There is no legal requirement for you to seek an award of expenses where your client is successful as an assisted person. We have no specific statutory power to require that your client seek an award of expenses, nor is our agreement required for your client to waive their right to expenses.
It is your responsibility to advise your client on the most appropriate course, and it is for your client to decide whether to seek an award of expenses. However, the cost burden of litigation should not fall on public funds where, in all the circumstances, it is appropriately borne by a party to the case, and this is one of the factors which should be kept in mind when making a decision about expenses.
Your client should, wherever possible and assuming there are reasonable prospects of recovery, seek an award of expenses so we can recoup the public funds spent on their behalf. This applies whether or not the unsuccessful opponent is an assisted person, although if they are, it may be more likely that the overall assessment of all factors points towards not seeking expenses.
Remember that if your client has a contribution or clawback from property recovered or preserved is an element of the case, not seeking expenses may have an impact for your client.
If, in a particular case, you would normally advise a private client to seek an award of expenses, you should consider very carefully whether there are any grounds for taking a different approach in a legal aid case.
You must weigh up if seeking expenses could result in further procedure, at a cost out of proportion to the expenses.
A defender in, say, an interdict action may have an arguable case to defend on the merits, but may be content to live with the terms of an interim interdict, provided they do not have to pay expenses. If so, there may be some justification for dropping the crave for expenses to avoid the action becoming fully defended.
However, do not simply decide against seeking expenses because the opponent states they will not oppose the action if no expenses are sought, but defend if a claim for expenses is not dropped, if there are other reasons which on balance support the pursuit of expenses.
Your client may be entitled to a full or partial refund of any contribution payable if expenses are recovered from the opponent. Even if your client currently has a nil contribution, this could be reassessed at a future date, and a substantial contribution may become payable by the assisted person.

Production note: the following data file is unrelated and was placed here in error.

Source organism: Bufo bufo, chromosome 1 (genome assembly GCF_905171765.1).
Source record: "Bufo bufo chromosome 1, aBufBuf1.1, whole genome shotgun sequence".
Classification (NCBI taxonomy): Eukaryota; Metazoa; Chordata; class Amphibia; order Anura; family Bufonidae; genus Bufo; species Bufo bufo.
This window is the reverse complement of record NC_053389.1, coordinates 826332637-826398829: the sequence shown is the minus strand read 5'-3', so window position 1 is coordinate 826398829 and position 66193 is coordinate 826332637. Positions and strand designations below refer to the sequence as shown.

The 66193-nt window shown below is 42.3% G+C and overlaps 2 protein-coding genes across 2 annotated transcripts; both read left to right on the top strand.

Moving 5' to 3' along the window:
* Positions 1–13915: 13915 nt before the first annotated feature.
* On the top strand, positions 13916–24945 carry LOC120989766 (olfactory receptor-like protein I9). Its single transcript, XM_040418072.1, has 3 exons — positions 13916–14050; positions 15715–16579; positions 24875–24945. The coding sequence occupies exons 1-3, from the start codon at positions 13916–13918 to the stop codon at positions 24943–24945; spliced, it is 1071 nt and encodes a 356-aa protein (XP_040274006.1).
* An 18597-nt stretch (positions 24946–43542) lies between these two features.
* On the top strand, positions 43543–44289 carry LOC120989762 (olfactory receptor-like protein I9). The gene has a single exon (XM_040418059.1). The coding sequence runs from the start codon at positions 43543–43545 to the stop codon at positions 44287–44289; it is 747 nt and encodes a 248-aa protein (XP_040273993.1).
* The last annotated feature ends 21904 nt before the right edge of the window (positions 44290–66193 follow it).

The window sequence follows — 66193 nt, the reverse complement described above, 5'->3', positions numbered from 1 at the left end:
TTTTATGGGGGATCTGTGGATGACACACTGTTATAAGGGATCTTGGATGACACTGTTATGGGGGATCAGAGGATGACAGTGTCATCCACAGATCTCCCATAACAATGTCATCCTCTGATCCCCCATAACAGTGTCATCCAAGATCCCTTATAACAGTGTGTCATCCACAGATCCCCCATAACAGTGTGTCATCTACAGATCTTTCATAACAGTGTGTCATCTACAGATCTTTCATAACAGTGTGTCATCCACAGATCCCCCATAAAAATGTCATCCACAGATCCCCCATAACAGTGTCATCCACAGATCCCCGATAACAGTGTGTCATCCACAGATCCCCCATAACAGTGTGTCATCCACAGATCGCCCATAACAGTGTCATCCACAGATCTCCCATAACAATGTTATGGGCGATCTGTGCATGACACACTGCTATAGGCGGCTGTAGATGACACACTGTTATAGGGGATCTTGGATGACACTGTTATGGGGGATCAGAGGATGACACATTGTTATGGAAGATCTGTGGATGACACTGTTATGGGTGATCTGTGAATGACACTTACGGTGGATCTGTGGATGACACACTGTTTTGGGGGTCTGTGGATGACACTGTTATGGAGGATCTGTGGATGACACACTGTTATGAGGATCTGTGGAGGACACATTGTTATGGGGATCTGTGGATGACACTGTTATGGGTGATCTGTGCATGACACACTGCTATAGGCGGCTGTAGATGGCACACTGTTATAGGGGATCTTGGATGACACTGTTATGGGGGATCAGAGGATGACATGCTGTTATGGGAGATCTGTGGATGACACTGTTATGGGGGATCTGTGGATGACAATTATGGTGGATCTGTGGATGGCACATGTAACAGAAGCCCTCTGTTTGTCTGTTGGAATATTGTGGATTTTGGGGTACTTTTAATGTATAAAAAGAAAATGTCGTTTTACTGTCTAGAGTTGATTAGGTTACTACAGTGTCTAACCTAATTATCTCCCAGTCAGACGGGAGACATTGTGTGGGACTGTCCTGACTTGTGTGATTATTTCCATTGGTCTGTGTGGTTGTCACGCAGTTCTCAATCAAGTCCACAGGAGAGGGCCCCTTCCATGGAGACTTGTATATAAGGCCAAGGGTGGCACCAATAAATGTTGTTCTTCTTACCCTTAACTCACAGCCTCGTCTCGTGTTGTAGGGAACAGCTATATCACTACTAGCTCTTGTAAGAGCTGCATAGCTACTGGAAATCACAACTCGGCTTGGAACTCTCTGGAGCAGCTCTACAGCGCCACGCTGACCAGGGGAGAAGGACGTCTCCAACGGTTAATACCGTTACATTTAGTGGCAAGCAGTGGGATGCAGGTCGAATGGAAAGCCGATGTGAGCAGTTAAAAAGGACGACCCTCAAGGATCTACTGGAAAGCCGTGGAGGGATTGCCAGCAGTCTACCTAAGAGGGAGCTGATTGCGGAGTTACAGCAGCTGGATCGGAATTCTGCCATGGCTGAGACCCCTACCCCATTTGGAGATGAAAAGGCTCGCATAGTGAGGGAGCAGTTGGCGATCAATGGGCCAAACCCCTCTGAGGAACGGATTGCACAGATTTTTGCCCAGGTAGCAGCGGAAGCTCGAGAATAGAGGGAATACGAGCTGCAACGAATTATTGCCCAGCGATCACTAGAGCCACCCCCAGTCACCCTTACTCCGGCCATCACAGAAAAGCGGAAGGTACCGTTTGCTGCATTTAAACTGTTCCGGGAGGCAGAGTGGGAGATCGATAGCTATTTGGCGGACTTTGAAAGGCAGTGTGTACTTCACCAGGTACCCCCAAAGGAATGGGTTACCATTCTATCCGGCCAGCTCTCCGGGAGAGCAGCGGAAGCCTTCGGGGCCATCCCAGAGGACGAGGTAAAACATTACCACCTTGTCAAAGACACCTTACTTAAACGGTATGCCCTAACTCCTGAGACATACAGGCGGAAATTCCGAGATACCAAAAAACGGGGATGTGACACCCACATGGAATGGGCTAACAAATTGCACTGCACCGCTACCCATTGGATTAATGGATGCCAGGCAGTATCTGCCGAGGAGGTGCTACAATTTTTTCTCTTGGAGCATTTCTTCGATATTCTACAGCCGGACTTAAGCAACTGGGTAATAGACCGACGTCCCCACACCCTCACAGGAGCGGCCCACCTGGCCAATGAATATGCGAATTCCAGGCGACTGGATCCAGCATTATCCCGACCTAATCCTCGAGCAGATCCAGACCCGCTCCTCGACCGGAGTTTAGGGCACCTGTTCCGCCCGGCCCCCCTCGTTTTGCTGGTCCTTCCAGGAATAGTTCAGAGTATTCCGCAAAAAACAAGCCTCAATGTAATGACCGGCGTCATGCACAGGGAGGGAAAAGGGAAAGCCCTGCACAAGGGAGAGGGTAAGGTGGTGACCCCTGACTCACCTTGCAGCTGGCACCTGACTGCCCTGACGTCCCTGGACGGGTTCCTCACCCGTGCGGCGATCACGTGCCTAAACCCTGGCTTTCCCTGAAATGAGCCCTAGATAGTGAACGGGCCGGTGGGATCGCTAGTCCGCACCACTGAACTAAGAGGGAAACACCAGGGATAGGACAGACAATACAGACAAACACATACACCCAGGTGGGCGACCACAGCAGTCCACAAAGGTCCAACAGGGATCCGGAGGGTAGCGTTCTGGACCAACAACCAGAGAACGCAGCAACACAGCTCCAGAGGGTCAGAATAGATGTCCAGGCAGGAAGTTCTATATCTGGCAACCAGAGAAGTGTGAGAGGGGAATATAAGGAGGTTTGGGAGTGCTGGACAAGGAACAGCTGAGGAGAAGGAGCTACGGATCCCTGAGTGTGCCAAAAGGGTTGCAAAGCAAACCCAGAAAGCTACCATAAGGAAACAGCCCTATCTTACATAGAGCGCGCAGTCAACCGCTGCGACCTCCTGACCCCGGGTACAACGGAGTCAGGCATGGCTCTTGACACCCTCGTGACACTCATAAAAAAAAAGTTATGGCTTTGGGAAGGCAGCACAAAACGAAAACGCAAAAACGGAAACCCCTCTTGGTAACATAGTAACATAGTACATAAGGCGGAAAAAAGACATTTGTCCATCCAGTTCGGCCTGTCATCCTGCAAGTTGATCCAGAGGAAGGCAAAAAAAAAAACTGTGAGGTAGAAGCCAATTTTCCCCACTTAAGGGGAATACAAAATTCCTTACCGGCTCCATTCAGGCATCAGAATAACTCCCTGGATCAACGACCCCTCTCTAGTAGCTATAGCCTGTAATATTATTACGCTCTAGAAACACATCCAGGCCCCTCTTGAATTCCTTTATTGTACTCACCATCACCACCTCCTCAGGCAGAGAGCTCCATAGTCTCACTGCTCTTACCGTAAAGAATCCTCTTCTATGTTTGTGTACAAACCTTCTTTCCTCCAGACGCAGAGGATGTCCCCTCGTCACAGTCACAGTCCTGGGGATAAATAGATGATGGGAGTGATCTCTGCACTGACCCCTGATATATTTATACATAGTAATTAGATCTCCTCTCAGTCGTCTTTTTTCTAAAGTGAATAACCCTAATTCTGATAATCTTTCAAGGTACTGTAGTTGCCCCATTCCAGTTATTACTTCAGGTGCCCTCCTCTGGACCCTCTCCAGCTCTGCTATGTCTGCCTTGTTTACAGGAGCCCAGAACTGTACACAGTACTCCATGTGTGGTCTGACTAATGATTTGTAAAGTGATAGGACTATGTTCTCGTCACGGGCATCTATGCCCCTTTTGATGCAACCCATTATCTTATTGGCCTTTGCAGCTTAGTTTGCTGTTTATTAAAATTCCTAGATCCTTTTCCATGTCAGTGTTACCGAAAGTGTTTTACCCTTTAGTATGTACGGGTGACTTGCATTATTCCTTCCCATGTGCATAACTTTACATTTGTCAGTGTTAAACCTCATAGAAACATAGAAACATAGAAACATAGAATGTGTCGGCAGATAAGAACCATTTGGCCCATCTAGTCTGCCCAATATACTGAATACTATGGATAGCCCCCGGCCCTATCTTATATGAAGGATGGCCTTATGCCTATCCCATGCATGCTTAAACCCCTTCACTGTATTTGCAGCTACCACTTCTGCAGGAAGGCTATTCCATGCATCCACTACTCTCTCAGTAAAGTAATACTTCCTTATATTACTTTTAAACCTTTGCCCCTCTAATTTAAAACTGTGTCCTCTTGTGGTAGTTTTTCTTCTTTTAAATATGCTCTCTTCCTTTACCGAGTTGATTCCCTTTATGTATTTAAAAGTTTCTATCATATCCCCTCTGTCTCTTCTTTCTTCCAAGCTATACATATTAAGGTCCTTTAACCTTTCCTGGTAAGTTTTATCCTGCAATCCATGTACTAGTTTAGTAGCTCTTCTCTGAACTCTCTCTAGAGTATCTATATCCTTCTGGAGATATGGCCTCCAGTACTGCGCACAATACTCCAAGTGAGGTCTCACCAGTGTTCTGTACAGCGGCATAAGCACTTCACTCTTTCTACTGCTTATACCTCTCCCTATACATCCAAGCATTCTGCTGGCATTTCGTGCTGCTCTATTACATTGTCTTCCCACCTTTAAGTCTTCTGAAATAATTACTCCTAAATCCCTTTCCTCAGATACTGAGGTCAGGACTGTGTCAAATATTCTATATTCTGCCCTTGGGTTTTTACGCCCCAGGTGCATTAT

In all cases where there will be clawback, and any cases where there might be, recovery of expenses is a very important. If expenses are successfully recovered from the opponent, the net cost borne by the Fund will be lower or even nil. This will reduce the amount of, or avoid, clawback from any property recovered or preserved by your client.
Any sum of money recovered under an award of, or agreement as to, expenses in favour of any party who is, or has been, receiving legal aid for the proceedings must be paid to us [section 17(2A) of the Legal Aid (Scotland) Act 1986]. The requirement is for any sum recovered to be paid to us, even where your client has been assisted for only part of the proceedings.
It also applies whether or not you intend to opt to seek payment of the judicial expenses in respect of fees and outlays rather than per the table of fees for legal work.
We have power to take any proceedings needed to enforce or give effect to any award or agreement as to expenses, in our own name or in the name of your client [regulation 39(2) of The Civil Legal Aid (Scotland) Regulations 2002].
Where expenses are paid directly to us, our receipt is a good discharge to the payer.
You must tell us promptly when a final order is made or an agreement is reached in terms of which expenses are recoverable from the opponent. At the latest, you should tell us when you send us your account, when you must produce a copy of the interlocutor disposing of the question of expenses. In most cases, we will seek payment of the expenses from the opponent ourselves, after settling your account.
We try to secure payment of the expenses on an informal basis. If this is impossible, we may ask you to frame a judicial account, have it taxed and extract decree for expenses. We will then enforce the decree against the party liable. (The exception is if property is also recoverable from the opponent, in which case, you should assume responsibility for ensuring that the opponent pays both the principal sum (or otherwise transfers property) and the expenses.)
You should tell us as soon as possible of the terms of the decree or settlement and of the steps being taken to finalise the matter. Where you propose to enforce a decree, you need our prior approval for each step in the execution of diligence. However, if there is a special reason you failed to get this, we can give retrospective approval (see regulation 22 of The Civil Legal Aid (Scotland) Regulations 2002).